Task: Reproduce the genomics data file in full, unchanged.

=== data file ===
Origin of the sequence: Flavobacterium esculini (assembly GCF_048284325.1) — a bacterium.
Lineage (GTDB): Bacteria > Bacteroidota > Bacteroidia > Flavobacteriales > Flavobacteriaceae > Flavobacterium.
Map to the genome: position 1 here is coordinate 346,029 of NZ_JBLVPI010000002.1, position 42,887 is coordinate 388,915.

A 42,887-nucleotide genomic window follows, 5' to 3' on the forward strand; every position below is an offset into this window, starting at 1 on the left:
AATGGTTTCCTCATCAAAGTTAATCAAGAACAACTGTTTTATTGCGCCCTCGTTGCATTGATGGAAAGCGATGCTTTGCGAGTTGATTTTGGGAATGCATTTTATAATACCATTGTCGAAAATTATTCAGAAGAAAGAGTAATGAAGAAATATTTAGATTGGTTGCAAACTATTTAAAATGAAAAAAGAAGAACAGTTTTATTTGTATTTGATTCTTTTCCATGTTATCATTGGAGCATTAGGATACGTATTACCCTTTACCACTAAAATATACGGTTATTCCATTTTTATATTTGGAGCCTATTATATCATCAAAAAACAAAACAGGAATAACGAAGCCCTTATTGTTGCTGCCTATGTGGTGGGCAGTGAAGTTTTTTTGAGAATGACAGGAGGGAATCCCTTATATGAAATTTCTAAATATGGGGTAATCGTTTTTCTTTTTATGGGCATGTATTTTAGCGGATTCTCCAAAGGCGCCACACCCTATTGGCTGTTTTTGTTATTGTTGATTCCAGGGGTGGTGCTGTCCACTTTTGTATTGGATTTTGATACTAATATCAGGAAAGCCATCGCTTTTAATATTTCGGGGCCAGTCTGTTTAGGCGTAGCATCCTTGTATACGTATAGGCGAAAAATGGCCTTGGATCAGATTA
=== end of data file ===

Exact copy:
Origin of the sequence: Flavobacterium esculini (assembly GCF_048284325.1) — a bacterium.
Lineage (GTDB): Bacteria > Bacteroidota > Bacteroidia > Flavobacteriales > Flavobacteriaceae > Flavobacterium.
Map to the genome: position 1 here is coordinate 346,029 of NZ_JBLVPI010000002.1, position 42,887 is coordinate 388,915.

A 42,887-nucleotide genomic window follows, 5' to 3' on the forward strand; every position below is an offset into this window, starting at 1 on the left:
AATGGTTTCCTCATCAAAGTTAATCAAGAACAACTGTTTTATTGCGCCCTCGTTGCATTGATGGAAAGCGATGCTTTGCGAGTTGATTTTGGGAATGCATTTTATAATACCATTGTCGAAAATTATTCAGAAGAAAGAGTAATGAAGAAATATTTAGATTGGTTGCAAACTATTTAAAATGAAAAAAGAAGAACAGTTTTATTTGTATTTGATTCTTTTCCATGTTATCATTGGAGCATTAGGATACGTATTACCCTTTACCACTAAAATATACGGTTATTCCATTTTTATATTTGGAGCCTATTATATCATCAAAAAACAAAACAGGAATAACGAAGCCCTTATTGTTGCTGCCTATGTGGTGGGCAGTGAAGTTTTTTTGAGAATGACAGGAGGGAATCCCTTATATGAAATTTCTAAATATGGGGTAATCGTTTTTCTTTTTATGGGCATGTATTTTAGCGGATTCTCCAAAGGCGCCACACCCTATTGGCTGTTTTTGTTATTGTTGATTCCAGGGGTGGTGCTGTCCACTTTTGTATTGGATTTTGATACTAATATCAGGAAAGCCATCGCTTTTAATATTTCGGGGCCAGTCTGTTTAGGCGTAGCATCCTTGTATACGTATAGGCGAAAAATGGCCTTGGATCAGATTA